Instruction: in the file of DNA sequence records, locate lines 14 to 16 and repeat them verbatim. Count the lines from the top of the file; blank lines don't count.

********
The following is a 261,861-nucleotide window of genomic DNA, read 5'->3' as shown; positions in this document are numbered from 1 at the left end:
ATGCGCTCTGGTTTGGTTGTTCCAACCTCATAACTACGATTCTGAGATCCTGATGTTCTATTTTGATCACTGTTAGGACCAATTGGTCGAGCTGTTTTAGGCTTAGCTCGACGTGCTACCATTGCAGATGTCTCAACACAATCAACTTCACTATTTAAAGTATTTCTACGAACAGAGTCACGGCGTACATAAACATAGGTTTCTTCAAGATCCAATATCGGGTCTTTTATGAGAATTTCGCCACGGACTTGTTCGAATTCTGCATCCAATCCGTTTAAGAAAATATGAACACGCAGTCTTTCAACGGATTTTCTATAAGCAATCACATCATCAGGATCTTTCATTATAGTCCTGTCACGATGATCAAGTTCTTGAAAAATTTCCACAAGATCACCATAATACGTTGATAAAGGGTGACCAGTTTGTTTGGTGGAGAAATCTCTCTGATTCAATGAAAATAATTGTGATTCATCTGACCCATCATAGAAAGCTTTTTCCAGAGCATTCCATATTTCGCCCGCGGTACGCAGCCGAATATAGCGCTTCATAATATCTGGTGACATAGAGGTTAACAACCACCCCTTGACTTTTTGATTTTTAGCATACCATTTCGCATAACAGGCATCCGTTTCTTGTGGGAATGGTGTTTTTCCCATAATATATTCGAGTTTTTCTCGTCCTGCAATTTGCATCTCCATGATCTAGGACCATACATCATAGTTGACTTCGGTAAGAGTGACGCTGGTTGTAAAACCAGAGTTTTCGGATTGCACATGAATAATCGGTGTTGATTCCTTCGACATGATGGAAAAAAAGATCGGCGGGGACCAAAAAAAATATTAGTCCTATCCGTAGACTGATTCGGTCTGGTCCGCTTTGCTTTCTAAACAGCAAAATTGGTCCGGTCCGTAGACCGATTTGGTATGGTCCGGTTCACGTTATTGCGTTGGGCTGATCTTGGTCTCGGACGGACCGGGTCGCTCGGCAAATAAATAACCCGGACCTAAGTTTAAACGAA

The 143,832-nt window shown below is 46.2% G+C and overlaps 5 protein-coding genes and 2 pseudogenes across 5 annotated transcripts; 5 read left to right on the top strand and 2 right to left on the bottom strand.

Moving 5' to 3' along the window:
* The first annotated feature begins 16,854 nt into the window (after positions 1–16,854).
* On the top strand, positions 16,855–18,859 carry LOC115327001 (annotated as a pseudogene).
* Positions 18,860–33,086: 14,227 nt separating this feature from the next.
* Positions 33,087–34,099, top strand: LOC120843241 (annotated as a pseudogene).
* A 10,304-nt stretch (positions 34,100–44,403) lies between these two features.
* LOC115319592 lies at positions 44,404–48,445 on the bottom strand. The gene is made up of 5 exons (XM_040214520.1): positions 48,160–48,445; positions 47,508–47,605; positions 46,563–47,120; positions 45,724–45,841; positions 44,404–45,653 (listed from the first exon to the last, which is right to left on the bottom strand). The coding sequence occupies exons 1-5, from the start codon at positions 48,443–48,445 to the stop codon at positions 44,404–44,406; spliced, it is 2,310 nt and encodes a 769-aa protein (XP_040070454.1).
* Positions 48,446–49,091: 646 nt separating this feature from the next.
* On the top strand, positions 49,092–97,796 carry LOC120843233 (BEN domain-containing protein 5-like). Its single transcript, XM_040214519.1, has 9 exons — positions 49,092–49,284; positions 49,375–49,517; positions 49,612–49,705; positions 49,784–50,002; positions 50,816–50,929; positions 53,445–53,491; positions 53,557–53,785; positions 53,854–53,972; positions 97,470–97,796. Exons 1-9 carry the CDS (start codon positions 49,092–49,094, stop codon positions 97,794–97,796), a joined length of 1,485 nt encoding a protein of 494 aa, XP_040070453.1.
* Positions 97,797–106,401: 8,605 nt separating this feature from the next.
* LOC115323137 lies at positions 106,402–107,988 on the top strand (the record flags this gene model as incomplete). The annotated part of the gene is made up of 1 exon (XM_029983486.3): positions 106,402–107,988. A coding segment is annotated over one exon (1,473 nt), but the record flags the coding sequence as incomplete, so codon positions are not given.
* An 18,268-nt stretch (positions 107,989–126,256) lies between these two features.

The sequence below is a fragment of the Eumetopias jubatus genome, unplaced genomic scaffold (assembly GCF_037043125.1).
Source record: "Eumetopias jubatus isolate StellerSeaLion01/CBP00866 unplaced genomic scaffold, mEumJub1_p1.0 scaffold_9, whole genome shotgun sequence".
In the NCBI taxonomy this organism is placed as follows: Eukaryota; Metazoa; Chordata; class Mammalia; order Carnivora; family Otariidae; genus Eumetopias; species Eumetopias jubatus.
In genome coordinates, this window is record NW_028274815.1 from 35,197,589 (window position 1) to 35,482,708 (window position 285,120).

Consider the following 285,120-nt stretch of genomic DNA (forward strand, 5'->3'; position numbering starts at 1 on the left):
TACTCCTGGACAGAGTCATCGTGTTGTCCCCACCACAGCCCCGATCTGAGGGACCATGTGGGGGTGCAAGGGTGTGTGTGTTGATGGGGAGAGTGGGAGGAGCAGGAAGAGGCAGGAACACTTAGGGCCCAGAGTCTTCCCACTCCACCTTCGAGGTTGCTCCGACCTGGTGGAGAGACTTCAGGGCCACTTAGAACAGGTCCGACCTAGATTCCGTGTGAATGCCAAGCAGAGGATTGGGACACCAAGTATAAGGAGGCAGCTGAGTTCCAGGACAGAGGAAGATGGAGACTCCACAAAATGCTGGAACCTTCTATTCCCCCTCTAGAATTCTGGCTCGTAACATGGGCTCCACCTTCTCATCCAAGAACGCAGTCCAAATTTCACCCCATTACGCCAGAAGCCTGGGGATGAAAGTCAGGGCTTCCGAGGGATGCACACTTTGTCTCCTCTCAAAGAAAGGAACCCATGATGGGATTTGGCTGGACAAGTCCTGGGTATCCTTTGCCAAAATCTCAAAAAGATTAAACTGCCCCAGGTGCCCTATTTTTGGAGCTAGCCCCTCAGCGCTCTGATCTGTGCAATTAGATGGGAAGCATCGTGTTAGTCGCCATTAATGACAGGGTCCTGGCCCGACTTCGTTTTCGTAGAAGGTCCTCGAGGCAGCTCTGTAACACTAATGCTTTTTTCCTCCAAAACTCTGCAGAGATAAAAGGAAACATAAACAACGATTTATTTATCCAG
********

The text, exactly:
* LOC115323137 lies at positions 106,402–107,988 on the top strand (the record flags this gene model as incomplete). The annotated part of the gene is made up of 1 exon (XM_029983486.3): positions 106,402–107,988. A coding segment is annotated over one exon (1,473 nt), but the record flags the coding sequence as incomplete, so codon positions are not given.
* An 18,268-nt stretch (positions 107,989–126,256) lies between these two features.

The sequence below is a fragment of the Eumetopias jubatus genome, unplaced genomic scaffold (assembly GCF_037043125.1).